“Our customers have told us they need three things,” says Alison Campbell, marketing manager for Broadlane in San Francisco. “They need a contracting component, so they can store their contracts; an e-commerce component, so they can track their orders; and an item master component, so they can keep all their product information up to date. If these three are not connected, people start buying things off contract and don’t even realize it, or they order products using the wrong number, because they [weren’t notified] that the company had changed the product number.”
It’s not like this in other industries. For example, ask the purchasing director of an electronics firm how many of a particular component they buy, and chances are they can tell you not only how many they buy, but from whom and at what price, says Steve Wigginton, executive vice president at Neoforma. “But go to a hospital and ask them how much they spend on consumable laboratory products, and they probably can’t tell you,” he says. “That’s why there’s an opportunity – and a challenge. There is a price to not understanding this.”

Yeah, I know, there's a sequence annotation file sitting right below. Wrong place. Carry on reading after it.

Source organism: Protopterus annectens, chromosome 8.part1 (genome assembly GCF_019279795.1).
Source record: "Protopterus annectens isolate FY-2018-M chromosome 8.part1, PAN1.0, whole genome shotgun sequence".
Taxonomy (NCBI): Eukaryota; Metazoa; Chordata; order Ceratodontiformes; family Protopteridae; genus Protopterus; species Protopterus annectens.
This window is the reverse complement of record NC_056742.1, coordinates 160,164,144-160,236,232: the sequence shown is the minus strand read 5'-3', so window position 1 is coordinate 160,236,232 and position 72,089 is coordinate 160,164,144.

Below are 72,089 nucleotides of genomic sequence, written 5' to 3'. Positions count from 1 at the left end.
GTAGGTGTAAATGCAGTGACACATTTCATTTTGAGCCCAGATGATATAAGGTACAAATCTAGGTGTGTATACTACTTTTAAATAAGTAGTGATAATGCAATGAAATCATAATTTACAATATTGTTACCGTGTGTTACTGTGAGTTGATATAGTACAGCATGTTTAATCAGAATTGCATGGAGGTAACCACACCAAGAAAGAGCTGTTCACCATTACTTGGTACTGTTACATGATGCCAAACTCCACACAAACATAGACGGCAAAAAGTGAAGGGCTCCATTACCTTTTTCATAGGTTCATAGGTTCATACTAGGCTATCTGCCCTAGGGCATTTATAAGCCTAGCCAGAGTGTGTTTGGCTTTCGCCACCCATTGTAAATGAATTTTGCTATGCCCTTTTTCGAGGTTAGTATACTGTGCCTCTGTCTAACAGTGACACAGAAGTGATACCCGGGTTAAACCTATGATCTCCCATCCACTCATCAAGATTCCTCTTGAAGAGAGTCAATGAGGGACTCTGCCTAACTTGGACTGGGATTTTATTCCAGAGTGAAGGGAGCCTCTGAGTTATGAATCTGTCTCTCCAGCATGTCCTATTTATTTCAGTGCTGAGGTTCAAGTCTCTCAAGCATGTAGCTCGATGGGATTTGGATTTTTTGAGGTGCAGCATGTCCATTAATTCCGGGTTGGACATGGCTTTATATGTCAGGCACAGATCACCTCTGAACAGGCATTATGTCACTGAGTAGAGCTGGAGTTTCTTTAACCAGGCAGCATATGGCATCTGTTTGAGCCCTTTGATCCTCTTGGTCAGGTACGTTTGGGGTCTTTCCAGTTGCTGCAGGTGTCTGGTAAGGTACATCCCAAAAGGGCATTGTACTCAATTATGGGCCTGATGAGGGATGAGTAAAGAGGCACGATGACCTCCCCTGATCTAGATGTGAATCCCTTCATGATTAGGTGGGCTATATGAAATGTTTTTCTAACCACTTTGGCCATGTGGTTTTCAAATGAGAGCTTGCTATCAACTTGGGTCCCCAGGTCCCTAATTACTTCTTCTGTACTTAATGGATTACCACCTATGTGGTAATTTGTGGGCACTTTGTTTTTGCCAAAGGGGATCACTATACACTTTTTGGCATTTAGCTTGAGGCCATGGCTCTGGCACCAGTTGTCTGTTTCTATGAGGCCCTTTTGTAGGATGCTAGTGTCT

Despite the obstacles and the industry’s dismal track record, the fact is that some IDNs, GPOs, manufacturers and distributors are gaining a better understanding of that price, and are making efforts to address the underlying problems.
Sisters of St. Francis
An example is the Sisters of St. Francis Health Services Inc. (SSFHS) in Mishawaka, Ind. A Consorta shareholder, SSFHS has centralized purchasing and accounts payable for 10 of its 12 campuses, says Matt Mayer, executive director of procurement services. The IDN conducts transactions with 60 vendors using electronic data interchange. In addition, SSFHS has two people in Mishawaka whose primary focus is on maintaining the IDN’s system-wide, standardized item and vendor databases.
So when Schaumburg, Ill.-based Consorta issues a new contract, SSFHS’s central office can quickly review its database and either add the items or update the pricing (if the items already reside in the database), says Mayer.